In this Finovate Podcast interview, Kevin Dinino talks with host Greg Palmer about the “wonders and blunders” from 2023. Dinino also shares his ideas about what to expect from the world of fintech and financial services in 2024.
The lessons learned are really being prepared and having a very detailed plan B, whether it’s related to a breach or an incident or a crisis scenario. But even like a rebrand for example. I don’t want to poke fun at X and Twitter too much, but all of these situations are easily avoidable. And in many cases with the right amount of proactive planning, where you let the experts sort of take control that’s going to really make or break company’s reputation, and in some cases, their bottom line.
Finovate showcases cutting-edge banking and financial technology through a global conference series featuring short-form demos and thought leadership. Now the conversation continues on the Finovate Podcast.
GREG PALMER: Hi, everybody and welcome to the Finovate podcast. Joining me today we have Kevin Dinino Founder and President of KCD PR. Kevin, thanks so much for joining me today.
KEVIN DININO: Greg, it’s been a pleasure. Happy New Year.
GREG PALMER: Yeah. Likewise, Happy New Year. So for people who haven’t heard of KCD PR, and you probably should have they’ve sent quite a few companies to Finovate events in the past. But would you take a moment and just introduce yourself and explain a little bit about your perspective on the FinTech industry?
KEVIN DININO: I would appreciate that Greg, would be happy to. So we are actually celebrating year 15 of KCD PR, we started the firm in 2009, and our agency works closely with fintechs, banks, and financial services companies to really help transfer their vision into a voice. And so that typically means just managing their communications and digital marketing programs for them. To your point, I’ve worked really closely with Finovate and within the ecosystem now for a long time, and really excited to work with a lot of innovative leaders in the space as well.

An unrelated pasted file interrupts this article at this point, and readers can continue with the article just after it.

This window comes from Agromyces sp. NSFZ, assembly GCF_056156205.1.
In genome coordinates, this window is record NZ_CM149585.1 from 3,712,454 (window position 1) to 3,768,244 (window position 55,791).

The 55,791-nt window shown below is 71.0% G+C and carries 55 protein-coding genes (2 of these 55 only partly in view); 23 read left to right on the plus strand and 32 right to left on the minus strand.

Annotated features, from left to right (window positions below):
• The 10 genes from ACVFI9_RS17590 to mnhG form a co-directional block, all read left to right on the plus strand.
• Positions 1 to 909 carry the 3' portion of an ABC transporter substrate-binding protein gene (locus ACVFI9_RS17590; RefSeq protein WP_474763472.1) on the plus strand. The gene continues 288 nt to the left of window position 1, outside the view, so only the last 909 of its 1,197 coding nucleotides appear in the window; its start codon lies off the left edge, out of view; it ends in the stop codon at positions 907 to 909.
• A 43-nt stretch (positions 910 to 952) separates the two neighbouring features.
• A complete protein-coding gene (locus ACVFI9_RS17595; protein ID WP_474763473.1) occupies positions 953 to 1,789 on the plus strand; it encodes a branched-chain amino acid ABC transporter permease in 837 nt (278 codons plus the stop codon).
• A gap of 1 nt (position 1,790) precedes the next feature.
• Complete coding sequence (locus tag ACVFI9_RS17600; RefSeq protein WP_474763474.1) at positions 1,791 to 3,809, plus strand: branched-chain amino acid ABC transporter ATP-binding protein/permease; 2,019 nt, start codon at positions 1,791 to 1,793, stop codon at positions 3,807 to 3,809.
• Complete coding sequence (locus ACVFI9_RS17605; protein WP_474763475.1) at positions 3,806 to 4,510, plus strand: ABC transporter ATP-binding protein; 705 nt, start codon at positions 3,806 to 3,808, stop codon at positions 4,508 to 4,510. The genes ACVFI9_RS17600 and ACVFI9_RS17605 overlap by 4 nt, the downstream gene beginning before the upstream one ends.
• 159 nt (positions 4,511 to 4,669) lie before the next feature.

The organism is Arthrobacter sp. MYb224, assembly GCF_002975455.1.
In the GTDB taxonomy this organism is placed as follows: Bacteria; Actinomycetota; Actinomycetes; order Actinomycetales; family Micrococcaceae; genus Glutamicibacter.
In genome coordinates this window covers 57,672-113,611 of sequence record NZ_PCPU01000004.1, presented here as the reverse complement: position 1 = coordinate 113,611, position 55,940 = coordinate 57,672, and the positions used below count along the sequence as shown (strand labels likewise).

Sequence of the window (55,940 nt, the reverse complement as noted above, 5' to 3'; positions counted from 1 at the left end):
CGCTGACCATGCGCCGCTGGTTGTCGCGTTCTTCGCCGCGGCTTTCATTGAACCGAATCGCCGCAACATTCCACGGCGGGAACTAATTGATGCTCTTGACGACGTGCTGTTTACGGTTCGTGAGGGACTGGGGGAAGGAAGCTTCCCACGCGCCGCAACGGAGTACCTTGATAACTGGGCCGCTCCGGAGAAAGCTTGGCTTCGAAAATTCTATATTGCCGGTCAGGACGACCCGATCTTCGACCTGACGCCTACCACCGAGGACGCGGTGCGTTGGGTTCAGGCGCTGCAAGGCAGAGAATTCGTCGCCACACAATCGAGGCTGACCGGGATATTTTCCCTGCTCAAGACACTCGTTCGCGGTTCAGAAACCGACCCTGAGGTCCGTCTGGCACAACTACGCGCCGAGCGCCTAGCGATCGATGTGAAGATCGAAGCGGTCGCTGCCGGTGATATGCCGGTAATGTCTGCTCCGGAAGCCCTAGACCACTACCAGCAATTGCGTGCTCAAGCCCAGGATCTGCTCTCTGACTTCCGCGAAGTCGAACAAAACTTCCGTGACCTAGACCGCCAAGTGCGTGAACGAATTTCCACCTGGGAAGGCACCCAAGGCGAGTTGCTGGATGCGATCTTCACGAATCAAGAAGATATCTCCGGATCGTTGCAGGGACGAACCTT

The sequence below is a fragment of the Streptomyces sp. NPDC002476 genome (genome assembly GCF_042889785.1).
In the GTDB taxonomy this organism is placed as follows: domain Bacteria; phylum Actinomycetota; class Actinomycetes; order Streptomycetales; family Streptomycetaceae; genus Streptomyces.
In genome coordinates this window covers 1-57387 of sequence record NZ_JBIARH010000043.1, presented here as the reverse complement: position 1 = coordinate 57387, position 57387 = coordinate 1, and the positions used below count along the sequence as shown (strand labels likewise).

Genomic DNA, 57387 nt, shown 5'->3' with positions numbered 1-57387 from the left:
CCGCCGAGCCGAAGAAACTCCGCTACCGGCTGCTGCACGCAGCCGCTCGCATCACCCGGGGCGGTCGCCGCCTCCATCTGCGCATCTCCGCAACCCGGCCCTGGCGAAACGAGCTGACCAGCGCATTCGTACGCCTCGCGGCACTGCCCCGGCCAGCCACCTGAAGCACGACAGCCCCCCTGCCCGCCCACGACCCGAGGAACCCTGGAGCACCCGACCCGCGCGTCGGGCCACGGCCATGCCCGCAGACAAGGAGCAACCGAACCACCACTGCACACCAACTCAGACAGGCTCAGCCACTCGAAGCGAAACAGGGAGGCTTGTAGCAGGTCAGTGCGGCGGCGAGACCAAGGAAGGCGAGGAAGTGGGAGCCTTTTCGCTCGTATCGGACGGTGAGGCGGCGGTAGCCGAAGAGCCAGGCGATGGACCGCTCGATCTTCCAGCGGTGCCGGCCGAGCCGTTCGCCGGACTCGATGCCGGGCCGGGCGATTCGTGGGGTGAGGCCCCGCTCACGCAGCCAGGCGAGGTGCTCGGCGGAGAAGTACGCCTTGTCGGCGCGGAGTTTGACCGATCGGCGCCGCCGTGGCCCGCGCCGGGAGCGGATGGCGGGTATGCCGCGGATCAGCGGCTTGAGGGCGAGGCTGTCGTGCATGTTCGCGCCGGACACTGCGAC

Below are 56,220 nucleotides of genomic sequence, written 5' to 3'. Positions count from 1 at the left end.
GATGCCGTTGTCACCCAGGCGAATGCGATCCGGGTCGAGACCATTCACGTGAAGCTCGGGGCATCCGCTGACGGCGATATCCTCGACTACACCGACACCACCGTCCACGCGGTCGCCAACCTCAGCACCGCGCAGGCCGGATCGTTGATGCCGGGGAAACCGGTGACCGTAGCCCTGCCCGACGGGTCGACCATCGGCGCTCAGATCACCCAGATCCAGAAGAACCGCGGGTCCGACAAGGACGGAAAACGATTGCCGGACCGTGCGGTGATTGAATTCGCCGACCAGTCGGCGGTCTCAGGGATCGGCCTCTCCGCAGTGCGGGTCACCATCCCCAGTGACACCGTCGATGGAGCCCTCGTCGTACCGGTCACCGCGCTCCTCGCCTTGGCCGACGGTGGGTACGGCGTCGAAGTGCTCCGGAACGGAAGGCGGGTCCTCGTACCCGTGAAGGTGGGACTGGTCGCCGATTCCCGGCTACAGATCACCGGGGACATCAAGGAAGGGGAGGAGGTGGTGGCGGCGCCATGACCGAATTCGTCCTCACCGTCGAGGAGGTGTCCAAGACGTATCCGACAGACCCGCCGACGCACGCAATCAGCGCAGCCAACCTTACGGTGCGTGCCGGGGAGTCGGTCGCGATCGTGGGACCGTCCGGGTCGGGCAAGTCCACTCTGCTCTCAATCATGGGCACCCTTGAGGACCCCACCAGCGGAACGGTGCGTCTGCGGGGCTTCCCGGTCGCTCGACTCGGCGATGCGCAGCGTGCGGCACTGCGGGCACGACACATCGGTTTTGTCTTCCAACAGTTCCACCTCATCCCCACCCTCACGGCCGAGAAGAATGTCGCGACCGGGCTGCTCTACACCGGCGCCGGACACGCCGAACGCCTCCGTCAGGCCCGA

GREG PALMER: Yeah, excellent. So one of the other pieces which I maybe should have mentioned in the introduction, but you also put out a newsletter called Wonders & Blunders, which I thoroughly enjoy. And that’s really what I’d like to talk to you about today. Is going through some of the biggest wonders and or blunders from last year looking at how people can avoid making some of the mistakes that have been common previously. Avoid making those mistakes again this year. Let’s start by kind of looking back at 2023 And can you give us just some highlights biggest wonders and wonders of the year that just wrapped up?